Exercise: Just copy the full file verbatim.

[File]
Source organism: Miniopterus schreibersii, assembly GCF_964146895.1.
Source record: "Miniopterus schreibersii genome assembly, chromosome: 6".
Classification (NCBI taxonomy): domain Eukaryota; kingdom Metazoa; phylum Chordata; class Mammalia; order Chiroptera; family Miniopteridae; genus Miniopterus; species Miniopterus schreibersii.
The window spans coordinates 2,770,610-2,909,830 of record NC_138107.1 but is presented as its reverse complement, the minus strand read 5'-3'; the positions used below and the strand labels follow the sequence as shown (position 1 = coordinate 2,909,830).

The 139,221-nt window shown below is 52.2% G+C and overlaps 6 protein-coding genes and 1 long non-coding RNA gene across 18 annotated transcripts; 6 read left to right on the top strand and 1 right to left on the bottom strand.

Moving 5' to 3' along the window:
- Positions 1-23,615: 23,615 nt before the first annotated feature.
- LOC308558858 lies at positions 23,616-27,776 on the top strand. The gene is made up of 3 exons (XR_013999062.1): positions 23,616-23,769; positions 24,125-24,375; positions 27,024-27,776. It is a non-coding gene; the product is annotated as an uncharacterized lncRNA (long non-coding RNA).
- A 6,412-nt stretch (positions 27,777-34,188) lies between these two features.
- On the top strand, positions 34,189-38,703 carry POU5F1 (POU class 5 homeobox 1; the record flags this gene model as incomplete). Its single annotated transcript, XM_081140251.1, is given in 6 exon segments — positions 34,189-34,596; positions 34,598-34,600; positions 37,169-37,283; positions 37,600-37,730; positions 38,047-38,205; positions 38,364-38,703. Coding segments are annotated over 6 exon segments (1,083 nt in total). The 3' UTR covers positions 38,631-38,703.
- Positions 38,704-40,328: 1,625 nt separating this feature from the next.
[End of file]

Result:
Source organism: Miniopterus schreibersii, assembly GCF_964146895.1.
Source record: "Miniopterus schreibersii genome assembly, chromosome: 6".
Classification (NCBI taxonomy): domain Eukaryota; kingdom Metazoa; phylum Chordata; class Mammalia; order Chiroptera; family Miniopteridae; genus Miniopterus; species Miniopterus schreibersii.
The window spans coordinates 2,770,610-2,909,830 of record NC_138107.1 but is presented as its reverse complement, the minus strand read 5'-3'; the positions used below and the strand labels follow the sequence as shown (position 1 = coordinate 2,909,830).

The 139,221-nt window shown below is 52.2% G+C and overlaps 6 protein-coding genes and 1 long non-coding RNA gene across 18 annotated transcripts; 6 read left to right on the top strand and 1 right to left on the bottom strand.

Moving 5' to 3' along the window:
- Positions 1-23,615: 23,615 nt before the first annotated feature.
- LOC308558858 lies at positions 23,616-27,776 on the top strand. The gene is made up of 3 exons (XR_013999062.1): positions 23,616-23,769; positions 24,125-24,375; positions 27,024-27,776. It is a non-coding gene; the product is annotated as an uncharacterized lncRNA (long non-coding RNA).
- A 6,412-nt stretch (positions 27,777-34,188) lies between these two features.
- On the top strand, positions 34,189-38,703 carry POU5F1 (POU class 5 homeobox 1; the record flags this gene model as incomplete). Its single annotated transcript, XM_081140251.1, is given in 6 exon segments — positions 34,189-34,596; positions 34,598-34,600; positions 37,169-37,283; positions 37,600-37,730; positions 38,047-38,205; positions 38,364-38,703. Coding segments are annotated over 6 exon segments (1,083 nt in total). The 3' UTR covers positions 38,631-38,703.
- Positions 38,704-40,328: 1,625 nt separating this feature from the next.